Module 8 Glaciers
Terms in this set (34)
Masses of ice that move over land. Also called rivers of ice.
Fastest glaciers move are 10 meters (30ft)
when glaciers form
when glaciers recede (melt)
Early Stages Glaciation Formation
Glaciers form in areas that
accumulate more snowfall than is lost
each year by melting (ablation). As
the snow accumulates over time, it
recrystallizes and changes to a
granular form. Recrystallized snow
left over from several seasons is
called firn. Firn is the intermediate
stage between snow and glacial ice.
Over a period of years, layers of firn
are compacted to form glacial ice that
then begins to flow under its own
recrystallied snow left over from several seasons. Intermediate stage between snow and glacial ice
Moving Forward Growth
At this point a glacier has begun to
move. It will move downhill by gravity
or outward in all directions if it is over
a flatter piece of land. Most glaciers
slide over a thin layer of water
underneath them. This water may
come from melting caused by
overlying pressure or by dripping
through cracks in the ice. This
movement of a glacier is called
Glacial Retreat Ablation
After some time in its journey, a
glacier may reach a point where
ablation exceeds ice accumulation.
At this point the glacier is said to be
in retreat. This photo shows how the
bottom boundary of a glacier
changed from 1985 to 2005 as it
underwent glacial retreat. At that
time, the glacier shrunk because
snow accumulation was slower than
loss by melting and ablation.
Parts of a Glacier: Head
The glacial head is the place where a glacier originates
Parts of a Glacier: Zones of Accumulation
The zone of accumulation is where there is a net gain of ice. This is the upper part of a glacier and the part that receives the most snow. Most of a glacier's area is in the zone of accumulation
Parts of a Glacier:Snowline
The snowline is the boundary between the zone of accumulation and the
zone of ablation. It is sometimes called the equilibrium line. Above this line,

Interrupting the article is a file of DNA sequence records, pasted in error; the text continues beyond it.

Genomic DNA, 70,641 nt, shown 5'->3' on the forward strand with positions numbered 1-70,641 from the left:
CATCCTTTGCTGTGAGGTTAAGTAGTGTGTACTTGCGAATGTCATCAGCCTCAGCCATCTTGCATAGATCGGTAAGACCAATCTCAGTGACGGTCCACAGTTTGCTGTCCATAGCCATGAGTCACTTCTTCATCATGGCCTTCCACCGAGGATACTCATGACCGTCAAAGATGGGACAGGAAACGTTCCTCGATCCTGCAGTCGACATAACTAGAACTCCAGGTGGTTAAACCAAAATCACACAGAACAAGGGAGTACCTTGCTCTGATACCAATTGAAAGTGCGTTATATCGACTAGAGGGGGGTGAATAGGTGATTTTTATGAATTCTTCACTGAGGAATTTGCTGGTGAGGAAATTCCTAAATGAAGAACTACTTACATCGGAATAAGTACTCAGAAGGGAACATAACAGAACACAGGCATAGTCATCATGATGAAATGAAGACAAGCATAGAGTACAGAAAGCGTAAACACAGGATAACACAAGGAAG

snow accumulates; below it, there is a net loss of ice due to melting or
Parts of a Glacier: Crevasses
Crevasses are large cracks opened by the fracturing of upper ice layers.
The ice cracks when the bottom layers of ice flow but the top part remains
brittle. Crevasses may be thousands of meters long and as much as 30
Parts of a Glacier: Zone of Ablation
The zone of ablation may be the bottom of a mountain, the sea, or any
warmer environment. There is a net loss of ice, as ice leaves the system by
melting, breaking, or evaporation.
Parts of a Glacier: Terminus
The terminus is where a glacier ends.
Glaciers that originate on high mountain slopes
a special kind of alpine glacier that flows through a valley
a special kind of alpine glacier that forms in an amphitheatre-like bowl-shaped depression on the side of a mountain
a special kind of alpine glacier that emerges from the mountain front and spreads out as a large lobe at the foot of the mountain
a special kind of alpine glacier that terminates in the sea
The Antarctic Ice Sheet is the largest mass of ice on Earth. It holds more than 60% of all
freshwater on Earth, although it is all frozen. If the Antarctic Ice Sheet melted, global sea levels
would rise about 61 meters. Ice enters the sheet through precipitation as snow, which is then
compacted to form firn and then glacial ice. The ice then flows toward the coast, where it
eventually breaks apart to form icebergs that float in the sea.
How do alpine glaciers differ from continental ice sheets in terms of size and environment of formation?